The History of the Charleston YWCA
The YWCA's history spans 100 years in the lowcountry area and is as rich and varied as Charleston itself. The organization's reinventions through the years came about in the face of challenges, both internal and external, as well as opportunities. Since 1969, the YWCA of Greater Charleston, Inc. has been the only YWCA in the trident area. It continues to provide programs and services for all people that support its mission to empower women and eliminate racism.
1907 - A group of women of the YWCA Women's Auxiliary founded the Coming Street YWCA on July 4, 1907.
1920 - The National YWCA guided the Coming Street YWCA into becoming a branch of the Central YWCA on Society Street.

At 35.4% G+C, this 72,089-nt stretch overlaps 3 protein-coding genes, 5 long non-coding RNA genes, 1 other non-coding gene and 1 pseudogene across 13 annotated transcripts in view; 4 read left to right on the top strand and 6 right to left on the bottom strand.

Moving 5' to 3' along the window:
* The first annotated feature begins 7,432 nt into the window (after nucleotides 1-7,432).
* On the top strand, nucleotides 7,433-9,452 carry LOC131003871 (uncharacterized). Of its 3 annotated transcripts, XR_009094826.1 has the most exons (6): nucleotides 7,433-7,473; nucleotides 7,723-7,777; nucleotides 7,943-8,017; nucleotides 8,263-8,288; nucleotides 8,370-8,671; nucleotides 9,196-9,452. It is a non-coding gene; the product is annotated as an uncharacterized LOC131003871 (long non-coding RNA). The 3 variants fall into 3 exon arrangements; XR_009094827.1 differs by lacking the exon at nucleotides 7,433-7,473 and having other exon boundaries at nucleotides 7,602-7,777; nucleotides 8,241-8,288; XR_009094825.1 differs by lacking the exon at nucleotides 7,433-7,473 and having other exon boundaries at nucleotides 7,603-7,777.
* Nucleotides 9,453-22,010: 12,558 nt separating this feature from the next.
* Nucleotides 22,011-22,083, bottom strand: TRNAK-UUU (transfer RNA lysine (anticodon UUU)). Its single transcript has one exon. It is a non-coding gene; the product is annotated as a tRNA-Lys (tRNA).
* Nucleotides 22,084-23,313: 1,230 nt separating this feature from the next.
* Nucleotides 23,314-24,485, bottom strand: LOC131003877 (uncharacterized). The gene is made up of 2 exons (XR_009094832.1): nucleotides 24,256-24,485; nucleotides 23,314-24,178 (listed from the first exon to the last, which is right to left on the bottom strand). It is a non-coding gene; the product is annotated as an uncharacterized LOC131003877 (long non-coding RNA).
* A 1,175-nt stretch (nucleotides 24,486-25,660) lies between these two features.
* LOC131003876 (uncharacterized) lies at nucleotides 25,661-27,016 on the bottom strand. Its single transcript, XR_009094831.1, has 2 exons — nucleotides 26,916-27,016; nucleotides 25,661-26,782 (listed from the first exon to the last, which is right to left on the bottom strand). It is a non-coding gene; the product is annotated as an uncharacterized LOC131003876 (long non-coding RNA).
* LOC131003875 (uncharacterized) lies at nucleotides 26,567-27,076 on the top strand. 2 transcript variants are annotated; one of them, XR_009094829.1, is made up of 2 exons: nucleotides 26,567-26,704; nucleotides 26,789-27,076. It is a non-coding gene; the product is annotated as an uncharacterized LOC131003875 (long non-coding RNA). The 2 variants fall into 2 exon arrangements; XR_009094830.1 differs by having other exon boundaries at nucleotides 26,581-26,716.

1967 - Objecting to the National YWCA's support of various public policy issues during 1966 and 1967, the George Street YWCA voted to disaffiliate from the National YWCA. The leaders of the Coming Street YWCA branch and other community leaders met and initiated plans to re-organize a community YWCA.
On June 3, 1967, the Coming Street Branch YWCA held an organizational meeting to initiate plans for a new Community YWCA. The volunteer attorneys guiding the new YWCA were Attorneys Bernard R. Fielding, Ellis I. Kahn, and Bernard R. Solomon. Ellis I. Kahn suggested a new name for the Coming Street YWCA: The YWCA of Greater Charleston was born.
The National Board of the YWCA of the USA voted to disaffiliate the Charleston YWCA on March 15, 1969. In turn, The YWCA of Greater Charleston, Inc. received state and national charters in March 1969 and February 1970, respectively, to become the only YWCA in the trident area.